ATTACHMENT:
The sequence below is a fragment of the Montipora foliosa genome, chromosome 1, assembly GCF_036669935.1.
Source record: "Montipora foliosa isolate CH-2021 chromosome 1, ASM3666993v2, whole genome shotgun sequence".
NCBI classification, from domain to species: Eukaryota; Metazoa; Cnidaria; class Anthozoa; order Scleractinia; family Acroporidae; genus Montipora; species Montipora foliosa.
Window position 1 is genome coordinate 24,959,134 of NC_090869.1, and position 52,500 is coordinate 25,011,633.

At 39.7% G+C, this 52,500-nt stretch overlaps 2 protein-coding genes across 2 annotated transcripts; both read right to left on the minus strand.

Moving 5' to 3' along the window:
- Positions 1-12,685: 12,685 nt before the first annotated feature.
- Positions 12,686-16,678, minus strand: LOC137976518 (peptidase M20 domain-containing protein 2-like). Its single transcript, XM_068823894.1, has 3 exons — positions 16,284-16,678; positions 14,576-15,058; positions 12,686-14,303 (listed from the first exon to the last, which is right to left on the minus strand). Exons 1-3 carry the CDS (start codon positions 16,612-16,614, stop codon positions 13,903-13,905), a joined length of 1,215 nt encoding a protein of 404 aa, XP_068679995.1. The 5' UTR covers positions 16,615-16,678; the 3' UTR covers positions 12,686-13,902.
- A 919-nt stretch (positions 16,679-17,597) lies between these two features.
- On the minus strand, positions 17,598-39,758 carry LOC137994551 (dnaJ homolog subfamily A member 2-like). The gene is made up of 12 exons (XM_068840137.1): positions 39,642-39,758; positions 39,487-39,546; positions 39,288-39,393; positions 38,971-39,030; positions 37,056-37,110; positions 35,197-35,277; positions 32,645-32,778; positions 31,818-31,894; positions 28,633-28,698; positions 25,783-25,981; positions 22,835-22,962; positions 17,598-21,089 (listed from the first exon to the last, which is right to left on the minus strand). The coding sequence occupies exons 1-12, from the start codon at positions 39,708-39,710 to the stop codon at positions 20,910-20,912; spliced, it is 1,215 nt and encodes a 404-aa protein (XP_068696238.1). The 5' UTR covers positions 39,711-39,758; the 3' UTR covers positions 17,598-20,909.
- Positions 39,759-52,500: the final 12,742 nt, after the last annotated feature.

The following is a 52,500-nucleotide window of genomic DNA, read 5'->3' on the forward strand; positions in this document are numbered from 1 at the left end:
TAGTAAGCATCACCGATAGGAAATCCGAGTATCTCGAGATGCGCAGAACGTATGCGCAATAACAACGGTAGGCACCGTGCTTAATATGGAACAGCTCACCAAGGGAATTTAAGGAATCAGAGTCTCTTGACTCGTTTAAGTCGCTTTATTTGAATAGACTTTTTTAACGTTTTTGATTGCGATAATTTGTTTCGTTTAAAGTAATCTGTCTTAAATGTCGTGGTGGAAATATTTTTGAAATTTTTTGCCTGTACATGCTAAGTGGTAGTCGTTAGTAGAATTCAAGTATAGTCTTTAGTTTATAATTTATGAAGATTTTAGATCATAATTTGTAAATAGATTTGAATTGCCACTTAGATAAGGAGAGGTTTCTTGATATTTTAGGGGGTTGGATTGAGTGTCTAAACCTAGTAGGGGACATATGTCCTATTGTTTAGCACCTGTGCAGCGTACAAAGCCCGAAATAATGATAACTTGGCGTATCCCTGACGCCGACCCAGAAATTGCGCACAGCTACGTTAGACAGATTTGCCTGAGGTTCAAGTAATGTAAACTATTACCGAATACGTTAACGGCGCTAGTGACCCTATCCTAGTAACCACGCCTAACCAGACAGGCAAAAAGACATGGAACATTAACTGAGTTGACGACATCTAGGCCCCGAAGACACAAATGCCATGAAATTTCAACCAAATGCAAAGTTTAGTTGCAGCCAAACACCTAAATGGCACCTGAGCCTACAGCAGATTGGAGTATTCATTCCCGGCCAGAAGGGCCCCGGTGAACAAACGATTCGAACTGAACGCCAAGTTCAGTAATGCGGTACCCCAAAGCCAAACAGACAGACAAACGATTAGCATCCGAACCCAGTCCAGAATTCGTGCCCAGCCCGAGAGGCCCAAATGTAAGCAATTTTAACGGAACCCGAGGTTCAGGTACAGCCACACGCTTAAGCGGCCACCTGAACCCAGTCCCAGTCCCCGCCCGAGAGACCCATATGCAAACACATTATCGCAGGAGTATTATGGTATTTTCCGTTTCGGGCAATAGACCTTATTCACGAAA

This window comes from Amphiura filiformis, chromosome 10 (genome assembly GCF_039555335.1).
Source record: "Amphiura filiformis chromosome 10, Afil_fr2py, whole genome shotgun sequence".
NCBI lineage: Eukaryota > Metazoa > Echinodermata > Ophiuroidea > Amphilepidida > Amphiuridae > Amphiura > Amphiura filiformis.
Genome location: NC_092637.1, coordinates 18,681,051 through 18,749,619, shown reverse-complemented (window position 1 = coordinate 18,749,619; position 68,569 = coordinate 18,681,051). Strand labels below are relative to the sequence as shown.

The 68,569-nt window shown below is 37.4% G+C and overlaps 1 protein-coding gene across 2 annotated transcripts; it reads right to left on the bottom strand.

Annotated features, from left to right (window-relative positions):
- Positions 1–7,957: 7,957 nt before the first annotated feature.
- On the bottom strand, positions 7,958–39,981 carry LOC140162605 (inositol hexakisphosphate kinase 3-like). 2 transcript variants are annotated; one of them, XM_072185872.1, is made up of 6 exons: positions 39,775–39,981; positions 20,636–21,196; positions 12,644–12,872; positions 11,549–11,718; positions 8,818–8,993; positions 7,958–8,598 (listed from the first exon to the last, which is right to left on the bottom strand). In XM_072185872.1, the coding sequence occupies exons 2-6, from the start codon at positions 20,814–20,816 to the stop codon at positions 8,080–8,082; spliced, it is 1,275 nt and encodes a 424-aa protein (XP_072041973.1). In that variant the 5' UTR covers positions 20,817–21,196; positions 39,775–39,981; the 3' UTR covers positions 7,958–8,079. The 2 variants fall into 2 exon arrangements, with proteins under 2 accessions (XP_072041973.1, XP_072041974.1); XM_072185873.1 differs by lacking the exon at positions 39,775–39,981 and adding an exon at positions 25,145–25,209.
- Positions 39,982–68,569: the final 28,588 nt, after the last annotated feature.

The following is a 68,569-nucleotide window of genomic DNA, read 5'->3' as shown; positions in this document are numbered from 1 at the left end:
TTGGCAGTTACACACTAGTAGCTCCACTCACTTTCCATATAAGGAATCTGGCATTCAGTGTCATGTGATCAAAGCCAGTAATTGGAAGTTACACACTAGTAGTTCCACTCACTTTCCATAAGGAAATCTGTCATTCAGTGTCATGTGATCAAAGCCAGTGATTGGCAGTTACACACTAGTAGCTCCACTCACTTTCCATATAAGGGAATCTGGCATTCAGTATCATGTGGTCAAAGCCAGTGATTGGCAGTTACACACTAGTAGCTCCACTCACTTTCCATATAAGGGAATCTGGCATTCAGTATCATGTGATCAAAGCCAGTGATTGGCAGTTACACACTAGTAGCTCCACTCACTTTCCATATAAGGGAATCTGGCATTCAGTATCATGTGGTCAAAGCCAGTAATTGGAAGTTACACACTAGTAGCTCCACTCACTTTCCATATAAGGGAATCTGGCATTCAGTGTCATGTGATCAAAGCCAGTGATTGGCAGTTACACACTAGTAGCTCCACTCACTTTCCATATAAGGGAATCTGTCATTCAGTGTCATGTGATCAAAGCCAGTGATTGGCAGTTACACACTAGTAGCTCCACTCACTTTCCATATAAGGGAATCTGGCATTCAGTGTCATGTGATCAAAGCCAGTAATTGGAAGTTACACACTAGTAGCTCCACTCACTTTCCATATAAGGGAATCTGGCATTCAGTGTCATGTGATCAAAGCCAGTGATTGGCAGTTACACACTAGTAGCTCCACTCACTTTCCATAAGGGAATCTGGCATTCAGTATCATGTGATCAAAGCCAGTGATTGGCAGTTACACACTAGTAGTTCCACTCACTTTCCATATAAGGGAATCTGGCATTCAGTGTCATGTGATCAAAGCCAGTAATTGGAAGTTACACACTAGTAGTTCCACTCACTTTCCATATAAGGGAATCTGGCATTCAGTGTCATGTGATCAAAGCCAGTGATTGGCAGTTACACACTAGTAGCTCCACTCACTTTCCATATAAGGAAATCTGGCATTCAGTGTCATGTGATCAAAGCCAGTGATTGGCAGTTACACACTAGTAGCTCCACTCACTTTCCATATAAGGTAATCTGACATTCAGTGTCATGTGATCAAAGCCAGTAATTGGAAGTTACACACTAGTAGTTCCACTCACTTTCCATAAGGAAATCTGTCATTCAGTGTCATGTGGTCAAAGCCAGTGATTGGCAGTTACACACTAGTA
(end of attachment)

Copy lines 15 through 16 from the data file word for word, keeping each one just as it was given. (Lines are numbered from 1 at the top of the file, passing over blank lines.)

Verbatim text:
Source record: "Amphiura filiformis chromosome 10, Afil_fr2py, whole genome shotgun sequence".
NCBI lineage: Eukaryota > Metazoa > Echinodermata > Ophiuroidea > Amphilepidida > Amphiuridae > Amphiura > Amphiura filiformis.